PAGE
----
Baby green sea turtles are present on Lebanese shores. REUTERS/Ranu Abhelakh

Sea Turtles

turtle finlimb

One of SPNL’s strategy is to protect globally threatened species, amongst them are Sea Turtles. There are two species of sea turtles that breed in Lebanon and swim off the coast, the Green Turtle and the Loggerhead Turtle. Both are highly endangered, internationally, and within the Eastern Mediterranean just a relic population remains. Nevertheless they are still with us and breed on the southern beaches where development has not been as heavy as along other areas of the national coastline, such as Tyre Coast Nature Reserve and at the Palm Islands Nature Reserve.

Copy of hatch turtles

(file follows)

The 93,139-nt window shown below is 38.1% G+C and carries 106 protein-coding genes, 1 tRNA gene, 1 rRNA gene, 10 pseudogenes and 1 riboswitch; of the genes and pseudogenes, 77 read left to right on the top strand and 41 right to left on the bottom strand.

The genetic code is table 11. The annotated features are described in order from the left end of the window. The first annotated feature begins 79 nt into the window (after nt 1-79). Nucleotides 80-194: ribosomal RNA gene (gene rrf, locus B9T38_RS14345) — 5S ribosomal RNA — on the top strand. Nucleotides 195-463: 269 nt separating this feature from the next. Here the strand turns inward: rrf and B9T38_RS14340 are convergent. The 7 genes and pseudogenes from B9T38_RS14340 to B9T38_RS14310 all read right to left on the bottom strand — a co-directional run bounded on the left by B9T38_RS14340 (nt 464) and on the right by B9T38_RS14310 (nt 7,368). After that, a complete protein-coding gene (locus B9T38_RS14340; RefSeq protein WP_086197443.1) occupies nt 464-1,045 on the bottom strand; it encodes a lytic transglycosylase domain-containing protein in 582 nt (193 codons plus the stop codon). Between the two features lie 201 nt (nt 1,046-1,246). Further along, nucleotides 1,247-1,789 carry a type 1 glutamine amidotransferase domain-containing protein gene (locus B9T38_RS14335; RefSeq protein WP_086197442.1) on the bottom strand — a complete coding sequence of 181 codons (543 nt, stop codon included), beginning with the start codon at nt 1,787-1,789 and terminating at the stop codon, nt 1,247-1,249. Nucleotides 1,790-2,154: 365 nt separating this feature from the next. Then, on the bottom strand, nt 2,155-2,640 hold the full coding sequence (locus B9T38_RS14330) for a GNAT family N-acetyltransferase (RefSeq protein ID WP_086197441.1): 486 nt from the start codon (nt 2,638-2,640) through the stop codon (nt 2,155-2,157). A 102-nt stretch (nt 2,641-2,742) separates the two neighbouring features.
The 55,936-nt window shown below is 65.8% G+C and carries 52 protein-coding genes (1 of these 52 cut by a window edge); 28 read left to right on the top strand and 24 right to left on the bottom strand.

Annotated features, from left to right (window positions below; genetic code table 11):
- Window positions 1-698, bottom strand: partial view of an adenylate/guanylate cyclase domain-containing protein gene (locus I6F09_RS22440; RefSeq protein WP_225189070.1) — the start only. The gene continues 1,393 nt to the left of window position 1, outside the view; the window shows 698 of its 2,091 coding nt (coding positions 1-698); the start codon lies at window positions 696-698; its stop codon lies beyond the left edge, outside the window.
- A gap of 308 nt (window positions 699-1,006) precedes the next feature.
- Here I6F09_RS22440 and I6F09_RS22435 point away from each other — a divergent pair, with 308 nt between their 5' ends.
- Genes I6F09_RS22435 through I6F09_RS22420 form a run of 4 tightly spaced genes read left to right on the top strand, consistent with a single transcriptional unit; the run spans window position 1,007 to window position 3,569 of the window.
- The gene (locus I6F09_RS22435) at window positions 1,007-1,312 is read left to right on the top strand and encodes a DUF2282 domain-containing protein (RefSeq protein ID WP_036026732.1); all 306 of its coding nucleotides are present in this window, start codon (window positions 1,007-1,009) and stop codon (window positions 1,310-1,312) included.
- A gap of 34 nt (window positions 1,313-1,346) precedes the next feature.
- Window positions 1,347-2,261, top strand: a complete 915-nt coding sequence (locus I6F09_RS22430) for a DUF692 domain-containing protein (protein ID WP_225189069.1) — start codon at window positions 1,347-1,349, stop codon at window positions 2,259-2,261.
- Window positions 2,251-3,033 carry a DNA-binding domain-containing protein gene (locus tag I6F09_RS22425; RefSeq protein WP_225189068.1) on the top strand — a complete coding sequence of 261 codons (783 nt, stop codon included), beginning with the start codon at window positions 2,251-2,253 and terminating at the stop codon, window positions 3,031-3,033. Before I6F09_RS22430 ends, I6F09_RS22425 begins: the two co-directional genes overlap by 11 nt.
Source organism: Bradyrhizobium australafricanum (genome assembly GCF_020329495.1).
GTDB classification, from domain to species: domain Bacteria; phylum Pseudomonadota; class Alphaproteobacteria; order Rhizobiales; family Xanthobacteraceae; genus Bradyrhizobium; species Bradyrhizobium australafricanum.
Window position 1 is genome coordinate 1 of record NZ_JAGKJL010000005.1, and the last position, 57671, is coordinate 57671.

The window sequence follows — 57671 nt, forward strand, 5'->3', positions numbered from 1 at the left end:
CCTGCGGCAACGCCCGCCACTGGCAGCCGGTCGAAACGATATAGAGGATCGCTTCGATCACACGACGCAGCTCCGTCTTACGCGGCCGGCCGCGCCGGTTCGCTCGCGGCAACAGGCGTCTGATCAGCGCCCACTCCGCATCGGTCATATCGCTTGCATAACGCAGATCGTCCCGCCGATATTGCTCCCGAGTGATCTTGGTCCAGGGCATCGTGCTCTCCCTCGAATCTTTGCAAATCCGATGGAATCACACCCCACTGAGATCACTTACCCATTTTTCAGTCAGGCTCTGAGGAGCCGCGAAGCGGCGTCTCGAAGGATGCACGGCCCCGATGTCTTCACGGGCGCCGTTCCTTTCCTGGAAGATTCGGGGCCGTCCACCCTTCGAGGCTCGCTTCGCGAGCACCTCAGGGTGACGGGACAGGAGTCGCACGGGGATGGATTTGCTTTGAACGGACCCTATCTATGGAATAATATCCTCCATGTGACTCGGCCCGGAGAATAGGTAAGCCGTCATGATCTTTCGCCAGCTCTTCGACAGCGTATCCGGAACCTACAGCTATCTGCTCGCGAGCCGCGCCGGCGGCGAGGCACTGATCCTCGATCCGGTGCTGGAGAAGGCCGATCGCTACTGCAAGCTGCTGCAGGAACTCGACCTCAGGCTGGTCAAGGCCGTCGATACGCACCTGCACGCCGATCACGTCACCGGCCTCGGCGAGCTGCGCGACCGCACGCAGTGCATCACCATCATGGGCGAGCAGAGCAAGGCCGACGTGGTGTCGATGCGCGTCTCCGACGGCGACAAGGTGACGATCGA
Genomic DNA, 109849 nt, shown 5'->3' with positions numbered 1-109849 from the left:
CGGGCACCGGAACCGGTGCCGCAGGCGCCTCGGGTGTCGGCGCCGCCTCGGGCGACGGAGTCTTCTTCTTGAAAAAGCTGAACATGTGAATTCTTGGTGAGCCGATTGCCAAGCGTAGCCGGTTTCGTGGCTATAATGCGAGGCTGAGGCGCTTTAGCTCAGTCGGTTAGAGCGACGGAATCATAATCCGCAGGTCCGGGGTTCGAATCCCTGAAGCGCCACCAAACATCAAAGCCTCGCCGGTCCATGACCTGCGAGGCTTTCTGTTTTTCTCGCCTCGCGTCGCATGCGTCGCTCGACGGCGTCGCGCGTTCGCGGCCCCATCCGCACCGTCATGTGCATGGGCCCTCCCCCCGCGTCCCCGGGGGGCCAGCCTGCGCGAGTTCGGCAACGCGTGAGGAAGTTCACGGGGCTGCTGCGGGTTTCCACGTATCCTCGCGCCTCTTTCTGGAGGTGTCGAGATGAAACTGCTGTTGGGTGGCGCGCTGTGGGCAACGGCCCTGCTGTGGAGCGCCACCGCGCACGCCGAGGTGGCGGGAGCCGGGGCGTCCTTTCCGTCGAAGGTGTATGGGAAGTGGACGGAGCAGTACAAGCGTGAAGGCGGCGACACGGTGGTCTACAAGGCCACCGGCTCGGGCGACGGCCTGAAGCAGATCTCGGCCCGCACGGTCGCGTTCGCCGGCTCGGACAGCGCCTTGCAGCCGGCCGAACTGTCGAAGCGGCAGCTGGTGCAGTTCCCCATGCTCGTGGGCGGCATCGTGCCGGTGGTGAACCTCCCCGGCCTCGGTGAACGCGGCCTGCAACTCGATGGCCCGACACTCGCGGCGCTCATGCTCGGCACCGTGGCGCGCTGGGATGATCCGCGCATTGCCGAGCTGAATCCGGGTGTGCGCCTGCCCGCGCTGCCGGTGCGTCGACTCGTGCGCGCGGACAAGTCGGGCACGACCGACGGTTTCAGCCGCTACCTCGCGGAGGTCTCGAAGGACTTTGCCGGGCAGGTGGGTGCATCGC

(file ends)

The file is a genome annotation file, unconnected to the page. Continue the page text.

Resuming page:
Although the centre of conservation efforts, both species are highly vulnerable. They still face the threats of dynamite fishing, ensnarement in nets, loss of breeding habitat and death from pollution. Many turtles die each year, for example, by eating plastic bags that look like their jelly fish prey.

Green Turtle (Chelonia mydas)

Copy of green turtle

Listed on the IUCN red list as Endangered

Female Green Turtles lay up to 240 eggs in excavated nests on sandy beaches above the high tide line, hauling themselves up the beaches every third year to lay. After hatching under the sand the baby turtles dig themselves out and make a dash for the sea where they will spend the rest of their lives eating mostly sea grasses and algae and marine invertebrates.

various turtles

Loggerhead Turtle (Caretta caretta)

Listed on the IUCN red list as Endangered

Copy of turtle 5

Young Loggerheads will spend time in the shallows but as an adult they typically inhabit the open ocean and are capable of diving very deep feeding on jelly fish and fish.


turtle cycle

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